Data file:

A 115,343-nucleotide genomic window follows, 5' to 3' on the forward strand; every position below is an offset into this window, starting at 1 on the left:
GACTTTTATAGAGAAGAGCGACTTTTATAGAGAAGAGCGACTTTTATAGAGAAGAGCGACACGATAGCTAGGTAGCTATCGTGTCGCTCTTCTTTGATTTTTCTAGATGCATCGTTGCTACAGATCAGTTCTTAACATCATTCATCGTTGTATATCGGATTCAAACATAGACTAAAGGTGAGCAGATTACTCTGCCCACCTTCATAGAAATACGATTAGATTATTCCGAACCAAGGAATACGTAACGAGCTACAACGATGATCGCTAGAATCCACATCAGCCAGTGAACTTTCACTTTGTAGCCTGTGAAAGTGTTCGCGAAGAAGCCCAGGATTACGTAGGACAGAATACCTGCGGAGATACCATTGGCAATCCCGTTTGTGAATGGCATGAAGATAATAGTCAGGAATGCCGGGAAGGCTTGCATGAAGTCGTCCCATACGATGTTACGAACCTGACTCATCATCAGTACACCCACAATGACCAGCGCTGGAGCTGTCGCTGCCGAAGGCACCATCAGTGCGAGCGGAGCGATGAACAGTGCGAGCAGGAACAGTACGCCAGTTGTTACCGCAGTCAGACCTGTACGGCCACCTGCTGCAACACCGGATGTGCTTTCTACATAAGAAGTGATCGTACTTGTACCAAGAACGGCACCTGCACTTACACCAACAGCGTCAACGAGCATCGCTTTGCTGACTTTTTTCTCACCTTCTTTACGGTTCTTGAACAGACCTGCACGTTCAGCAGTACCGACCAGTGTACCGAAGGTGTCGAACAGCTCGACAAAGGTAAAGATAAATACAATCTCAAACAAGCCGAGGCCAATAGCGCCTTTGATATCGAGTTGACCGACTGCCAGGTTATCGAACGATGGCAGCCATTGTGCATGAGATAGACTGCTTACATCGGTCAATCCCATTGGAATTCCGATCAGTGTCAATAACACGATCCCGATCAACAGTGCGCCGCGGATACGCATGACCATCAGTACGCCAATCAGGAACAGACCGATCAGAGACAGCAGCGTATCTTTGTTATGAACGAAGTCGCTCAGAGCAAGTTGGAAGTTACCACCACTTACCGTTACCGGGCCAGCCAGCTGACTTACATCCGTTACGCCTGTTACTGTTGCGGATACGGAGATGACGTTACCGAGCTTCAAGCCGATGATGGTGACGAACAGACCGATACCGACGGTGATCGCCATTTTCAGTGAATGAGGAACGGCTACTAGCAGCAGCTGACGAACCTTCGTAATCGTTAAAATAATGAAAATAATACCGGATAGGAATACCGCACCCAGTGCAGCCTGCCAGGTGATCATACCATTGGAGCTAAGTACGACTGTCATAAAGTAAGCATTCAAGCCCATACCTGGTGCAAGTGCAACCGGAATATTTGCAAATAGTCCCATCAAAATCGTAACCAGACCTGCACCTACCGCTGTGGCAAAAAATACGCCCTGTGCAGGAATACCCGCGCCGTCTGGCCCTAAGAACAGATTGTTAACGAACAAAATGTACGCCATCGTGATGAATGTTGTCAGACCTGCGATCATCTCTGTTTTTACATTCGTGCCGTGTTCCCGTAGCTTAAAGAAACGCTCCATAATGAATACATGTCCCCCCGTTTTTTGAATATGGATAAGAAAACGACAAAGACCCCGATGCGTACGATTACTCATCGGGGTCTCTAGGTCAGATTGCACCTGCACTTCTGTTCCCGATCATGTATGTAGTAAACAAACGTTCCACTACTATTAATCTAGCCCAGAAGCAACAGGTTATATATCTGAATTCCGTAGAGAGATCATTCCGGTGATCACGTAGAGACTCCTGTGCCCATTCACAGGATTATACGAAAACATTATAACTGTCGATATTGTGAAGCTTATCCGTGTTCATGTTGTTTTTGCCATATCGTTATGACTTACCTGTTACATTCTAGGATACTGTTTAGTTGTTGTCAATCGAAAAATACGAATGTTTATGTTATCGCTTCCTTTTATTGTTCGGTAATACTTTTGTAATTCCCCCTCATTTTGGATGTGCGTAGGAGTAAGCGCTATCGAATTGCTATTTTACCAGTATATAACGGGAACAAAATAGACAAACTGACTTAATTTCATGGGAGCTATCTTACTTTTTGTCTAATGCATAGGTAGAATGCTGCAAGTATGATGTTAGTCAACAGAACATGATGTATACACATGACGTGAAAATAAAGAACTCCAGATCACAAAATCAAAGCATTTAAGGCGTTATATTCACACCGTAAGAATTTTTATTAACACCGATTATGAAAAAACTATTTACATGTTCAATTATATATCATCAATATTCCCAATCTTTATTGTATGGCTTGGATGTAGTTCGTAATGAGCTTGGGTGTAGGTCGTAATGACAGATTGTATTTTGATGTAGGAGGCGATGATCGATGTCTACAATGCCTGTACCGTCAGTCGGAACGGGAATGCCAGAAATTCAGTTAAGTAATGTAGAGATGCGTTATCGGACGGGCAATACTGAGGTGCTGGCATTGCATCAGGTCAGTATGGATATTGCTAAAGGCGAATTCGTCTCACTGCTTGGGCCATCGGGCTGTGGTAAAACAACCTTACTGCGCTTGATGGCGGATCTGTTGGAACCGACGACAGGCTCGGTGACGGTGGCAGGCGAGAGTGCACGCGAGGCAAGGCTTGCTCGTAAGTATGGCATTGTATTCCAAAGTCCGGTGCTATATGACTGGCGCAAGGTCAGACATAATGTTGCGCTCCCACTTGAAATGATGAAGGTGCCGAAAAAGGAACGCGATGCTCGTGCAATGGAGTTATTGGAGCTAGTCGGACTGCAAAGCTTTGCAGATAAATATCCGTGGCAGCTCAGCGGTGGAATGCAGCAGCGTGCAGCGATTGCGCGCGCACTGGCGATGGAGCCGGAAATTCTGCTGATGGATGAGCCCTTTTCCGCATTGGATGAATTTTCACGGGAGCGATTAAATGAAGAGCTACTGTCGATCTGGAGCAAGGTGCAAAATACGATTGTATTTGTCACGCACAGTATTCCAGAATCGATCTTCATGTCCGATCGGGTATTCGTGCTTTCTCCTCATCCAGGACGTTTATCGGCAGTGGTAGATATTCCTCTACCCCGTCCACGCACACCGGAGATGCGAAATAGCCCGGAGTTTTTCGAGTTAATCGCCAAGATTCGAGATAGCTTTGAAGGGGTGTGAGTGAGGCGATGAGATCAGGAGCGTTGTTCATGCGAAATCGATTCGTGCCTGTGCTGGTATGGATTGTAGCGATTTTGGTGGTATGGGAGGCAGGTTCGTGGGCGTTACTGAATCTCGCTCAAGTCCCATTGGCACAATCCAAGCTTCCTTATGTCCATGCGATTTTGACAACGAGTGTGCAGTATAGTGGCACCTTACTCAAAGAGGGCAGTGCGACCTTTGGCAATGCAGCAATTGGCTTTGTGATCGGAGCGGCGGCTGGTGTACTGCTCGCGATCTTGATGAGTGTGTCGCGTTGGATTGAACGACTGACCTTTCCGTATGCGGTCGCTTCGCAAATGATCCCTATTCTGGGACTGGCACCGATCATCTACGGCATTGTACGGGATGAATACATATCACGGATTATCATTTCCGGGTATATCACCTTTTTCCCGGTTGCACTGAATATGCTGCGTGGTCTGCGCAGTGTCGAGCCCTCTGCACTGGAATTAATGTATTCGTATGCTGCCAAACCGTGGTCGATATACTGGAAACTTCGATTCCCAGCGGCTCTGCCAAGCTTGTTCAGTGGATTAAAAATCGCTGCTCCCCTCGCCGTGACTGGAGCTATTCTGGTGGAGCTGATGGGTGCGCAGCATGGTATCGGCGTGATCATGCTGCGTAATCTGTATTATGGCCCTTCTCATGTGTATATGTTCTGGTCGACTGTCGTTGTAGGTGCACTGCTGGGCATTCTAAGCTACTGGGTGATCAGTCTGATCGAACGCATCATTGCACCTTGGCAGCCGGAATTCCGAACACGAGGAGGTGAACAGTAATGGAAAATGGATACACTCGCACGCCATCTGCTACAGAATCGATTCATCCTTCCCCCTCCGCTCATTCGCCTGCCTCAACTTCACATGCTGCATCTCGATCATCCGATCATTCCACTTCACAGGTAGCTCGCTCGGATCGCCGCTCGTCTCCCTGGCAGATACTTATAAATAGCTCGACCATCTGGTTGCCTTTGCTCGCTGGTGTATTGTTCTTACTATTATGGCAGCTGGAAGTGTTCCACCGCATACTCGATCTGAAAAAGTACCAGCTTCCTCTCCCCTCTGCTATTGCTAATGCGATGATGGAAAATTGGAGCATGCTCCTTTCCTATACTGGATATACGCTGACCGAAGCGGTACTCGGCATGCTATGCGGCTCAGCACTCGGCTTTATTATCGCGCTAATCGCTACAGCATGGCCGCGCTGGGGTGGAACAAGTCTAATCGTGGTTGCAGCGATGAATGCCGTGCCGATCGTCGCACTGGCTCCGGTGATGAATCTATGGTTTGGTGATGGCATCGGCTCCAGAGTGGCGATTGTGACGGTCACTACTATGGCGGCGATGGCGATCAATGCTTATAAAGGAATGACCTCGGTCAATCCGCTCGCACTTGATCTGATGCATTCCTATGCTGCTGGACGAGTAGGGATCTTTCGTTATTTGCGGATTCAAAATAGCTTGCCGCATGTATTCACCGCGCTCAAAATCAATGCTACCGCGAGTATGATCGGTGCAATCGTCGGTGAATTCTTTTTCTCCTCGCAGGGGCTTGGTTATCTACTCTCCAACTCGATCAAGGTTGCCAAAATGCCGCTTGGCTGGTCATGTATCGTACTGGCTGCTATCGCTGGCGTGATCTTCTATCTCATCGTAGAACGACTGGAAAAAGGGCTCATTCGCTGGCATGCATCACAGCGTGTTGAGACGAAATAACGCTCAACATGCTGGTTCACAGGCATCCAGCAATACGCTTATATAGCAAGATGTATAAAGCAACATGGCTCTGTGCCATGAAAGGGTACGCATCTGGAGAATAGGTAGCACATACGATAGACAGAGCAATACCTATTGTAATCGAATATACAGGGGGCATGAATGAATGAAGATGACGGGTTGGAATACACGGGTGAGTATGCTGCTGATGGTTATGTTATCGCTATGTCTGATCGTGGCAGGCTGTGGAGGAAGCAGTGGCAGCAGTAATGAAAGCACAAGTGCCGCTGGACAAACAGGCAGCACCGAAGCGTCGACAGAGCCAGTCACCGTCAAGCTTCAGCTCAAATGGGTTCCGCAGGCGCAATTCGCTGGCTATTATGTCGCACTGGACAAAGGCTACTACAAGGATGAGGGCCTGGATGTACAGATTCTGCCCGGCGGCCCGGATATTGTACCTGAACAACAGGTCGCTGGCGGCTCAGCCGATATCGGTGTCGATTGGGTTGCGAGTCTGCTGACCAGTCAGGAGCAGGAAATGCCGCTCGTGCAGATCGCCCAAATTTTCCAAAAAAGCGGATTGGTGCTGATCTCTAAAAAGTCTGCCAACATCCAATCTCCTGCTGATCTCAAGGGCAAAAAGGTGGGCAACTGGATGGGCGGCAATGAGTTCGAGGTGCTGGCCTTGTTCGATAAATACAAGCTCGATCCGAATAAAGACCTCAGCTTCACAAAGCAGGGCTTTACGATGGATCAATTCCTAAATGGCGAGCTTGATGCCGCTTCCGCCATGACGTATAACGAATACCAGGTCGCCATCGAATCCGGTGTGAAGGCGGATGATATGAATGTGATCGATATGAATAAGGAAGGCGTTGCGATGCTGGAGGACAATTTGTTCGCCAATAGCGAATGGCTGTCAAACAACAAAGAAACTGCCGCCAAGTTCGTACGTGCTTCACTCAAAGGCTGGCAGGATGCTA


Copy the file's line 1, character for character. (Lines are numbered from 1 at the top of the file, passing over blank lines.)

A 115,343-nucleotide genomic window follows, 5' to 3' on the forward strand; every position below is an offset into this window, starting at 1 on the left: